As opposed to commodification and why it's not a good idea
I don’t know. If sweet potatoes go on shortage... I would lose my mind. It’s my favorite food. Butternut squash just doesn’t do it for me.
Good article, it would be tough to have chemicals be a utility. I’m not sure I like that but it would be better if domestic, maybe? Interesting topic to think about.
I wonder if the different growth incentives which exist in Germany will allow for a different tier of innovation/longer term growth. BASF is still doing a lot of specialty and new feedstock plays, both with renewables and with the synthesis of new monomers (i.e. VMOX acrylamide). They're able to command strong value for new small molecule products and control their introductions into select markets as they scale. My feeling is that they're able to do this because they have more freedom to grow long term without quick stock returns.
They'll never be a utility for the very fact that if they could be made outside the country's borders for cheaper, they will be. So what's the point of the govt (or any entity, ie, company) doing it.
This was the direction we were heading in in the late 2000s - feedstock costs (nat gas) were going through the roof in the US/EU but was basically free in the Middle East (they were just flaring nat gas as part of oil production), so you could see US companies looking to unload the commodities bizs and shift to specialty (See: Dow, Eastman, DuPont, etc.). Fracking changed that equation.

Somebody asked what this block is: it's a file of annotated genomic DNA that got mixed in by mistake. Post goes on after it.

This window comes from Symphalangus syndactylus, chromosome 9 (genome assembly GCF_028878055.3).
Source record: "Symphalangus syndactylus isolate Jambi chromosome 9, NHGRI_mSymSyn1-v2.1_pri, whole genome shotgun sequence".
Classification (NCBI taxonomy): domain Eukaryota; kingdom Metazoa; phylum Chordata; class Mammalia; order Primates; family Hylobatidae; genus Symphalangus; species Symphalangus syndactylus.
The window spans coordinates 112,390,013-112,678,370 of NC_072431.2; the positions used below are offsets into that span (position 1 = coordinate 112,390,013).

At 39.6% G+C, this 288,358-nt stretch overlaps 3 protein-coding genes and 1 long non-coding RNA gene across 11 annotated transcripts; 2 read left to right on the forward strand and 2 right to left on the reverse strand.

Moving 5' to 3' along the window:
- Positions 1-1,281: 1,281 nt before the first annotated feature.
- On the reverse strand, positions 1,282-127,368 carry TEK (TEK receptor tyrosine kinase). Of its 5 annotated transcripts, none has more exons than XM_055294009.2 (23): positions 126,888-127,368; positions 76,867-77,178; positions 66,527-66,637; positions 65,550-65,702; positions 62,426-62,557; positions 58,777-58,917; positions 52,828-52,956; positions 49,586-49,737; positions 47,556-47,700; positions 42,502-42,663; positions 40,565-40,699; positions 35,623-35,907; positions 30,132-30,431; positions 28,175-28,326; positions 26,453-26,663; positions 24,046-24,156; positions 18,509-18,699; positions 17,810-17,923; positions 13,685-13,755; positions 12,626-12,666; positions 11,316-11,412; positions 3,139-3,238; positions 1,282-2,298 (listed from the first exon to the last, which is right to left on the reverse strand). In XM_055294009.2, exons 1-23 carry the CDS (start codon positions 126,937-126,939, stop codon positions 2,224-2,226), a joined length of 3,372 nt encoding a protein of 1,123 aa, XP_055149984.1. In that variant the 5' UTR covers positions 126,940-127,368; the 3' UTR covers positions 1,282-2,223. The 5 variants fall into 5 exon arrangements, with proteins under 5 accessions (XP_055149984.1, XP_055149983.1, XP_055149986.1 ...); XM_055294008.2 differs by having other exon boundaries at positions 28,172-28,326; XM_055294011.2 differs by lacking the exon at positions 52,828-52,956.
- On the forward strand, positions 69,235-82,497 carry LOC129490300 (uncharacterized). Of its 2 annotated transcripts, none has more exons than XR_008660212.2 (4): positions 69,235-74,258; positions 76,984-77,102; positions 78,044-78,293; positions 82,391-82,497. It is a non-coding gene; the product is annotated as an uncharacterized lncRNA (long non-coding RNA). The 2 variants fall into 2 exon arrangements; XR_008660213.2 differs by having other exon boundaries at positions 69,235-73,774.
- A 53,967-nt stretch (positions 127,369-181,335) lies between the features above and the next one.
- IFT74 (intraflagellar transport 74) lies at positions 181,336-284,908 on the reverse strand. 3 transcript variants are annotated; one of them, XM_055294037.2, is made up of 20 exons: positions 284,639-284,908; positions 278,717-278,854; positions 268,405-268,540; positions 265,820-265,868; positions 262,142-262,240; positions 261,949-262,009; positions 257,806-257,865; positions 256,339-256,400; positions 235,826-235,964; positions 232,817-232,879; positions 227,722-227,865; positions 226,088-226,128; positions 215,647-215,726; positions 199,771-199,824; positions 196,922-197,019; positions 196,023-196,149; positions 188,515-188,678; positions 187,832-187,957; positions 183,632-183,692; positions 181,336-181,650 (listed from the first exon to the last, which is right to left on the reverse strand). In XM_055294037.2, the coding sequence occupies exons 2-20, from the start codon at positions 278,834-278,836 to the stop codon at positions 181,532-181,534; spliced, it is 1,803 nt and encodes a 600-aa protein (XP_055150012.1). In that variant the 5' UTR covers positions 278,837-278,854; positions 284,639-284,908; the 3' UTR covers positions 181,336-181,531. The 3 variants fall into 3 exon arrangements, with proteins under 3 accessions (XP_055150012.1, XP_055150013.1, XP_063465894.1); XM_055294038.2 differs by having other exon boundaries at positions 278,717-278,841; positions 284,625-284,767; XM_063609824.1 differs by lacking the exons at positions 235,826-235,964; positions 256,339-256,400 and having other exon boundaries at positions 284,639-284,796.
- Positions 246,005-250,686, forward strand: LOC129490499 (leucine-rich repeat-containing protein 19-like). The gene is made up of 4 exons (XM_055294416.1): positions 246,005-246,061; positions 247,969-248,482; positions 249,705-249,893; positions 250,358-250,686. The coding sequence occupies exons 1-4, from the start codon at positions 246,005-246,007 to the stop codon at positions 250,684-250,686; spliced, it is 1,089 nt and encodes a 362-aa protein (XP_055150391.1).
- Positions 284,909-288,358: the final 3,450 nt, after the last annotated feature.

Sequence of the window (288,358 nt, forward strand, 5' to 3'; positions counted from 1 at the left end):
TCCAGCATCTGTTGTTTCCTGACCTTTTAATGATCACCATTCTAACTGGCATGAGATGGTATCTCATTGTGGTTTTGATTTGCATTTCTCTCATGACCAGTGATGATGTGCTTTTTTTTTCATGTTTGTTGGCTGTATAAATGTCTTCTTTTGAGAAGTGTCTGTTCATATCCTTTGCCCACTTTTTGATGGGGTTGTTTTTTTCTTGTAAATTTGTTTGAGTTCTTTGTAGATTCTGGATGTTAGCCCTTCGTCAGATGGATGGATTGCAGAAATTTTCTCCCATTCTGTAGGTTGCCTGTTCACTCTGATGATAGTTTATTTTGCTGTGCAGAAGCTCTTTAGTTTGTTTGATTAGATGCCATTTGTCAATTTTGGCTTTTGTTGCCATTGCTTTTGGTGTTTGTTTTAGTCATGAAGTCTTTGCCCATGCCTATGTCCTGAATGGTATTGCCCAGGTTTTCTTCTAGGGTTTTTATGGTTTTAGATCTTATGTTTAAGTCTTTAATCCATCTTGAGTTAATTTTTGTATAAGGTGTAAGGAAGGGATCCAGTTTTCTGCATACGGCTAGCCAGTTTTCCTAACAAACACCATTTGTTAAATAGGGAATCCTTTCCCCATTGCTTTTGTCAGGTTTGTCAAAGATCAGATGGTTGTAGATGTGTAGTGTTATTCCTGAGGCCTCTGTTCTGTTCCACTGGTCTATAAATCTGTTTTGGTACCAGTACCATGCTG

But since the advent of the .coms in the 90s, stock valuations have changed. It's (almost) never about a quality stock that pays a solid dividend (aka, run for cash), but about how the stock price can grow. That's the only thing that matters these days - stock price growth.
DuPont is the #1 poster child for this. The CEO wasn't growing the stock price fast enough, so they were out, a new one brought in, and a couple of months later, they "merged" with Dow to "unlock" stock growth.
Problem is - as you've learned - new chemicals/materials don't show up and become game changers on Wall St.'s timeline. So every company/CEO is under the gun to "grow." If you don't, youre a "commodity" company and you suck...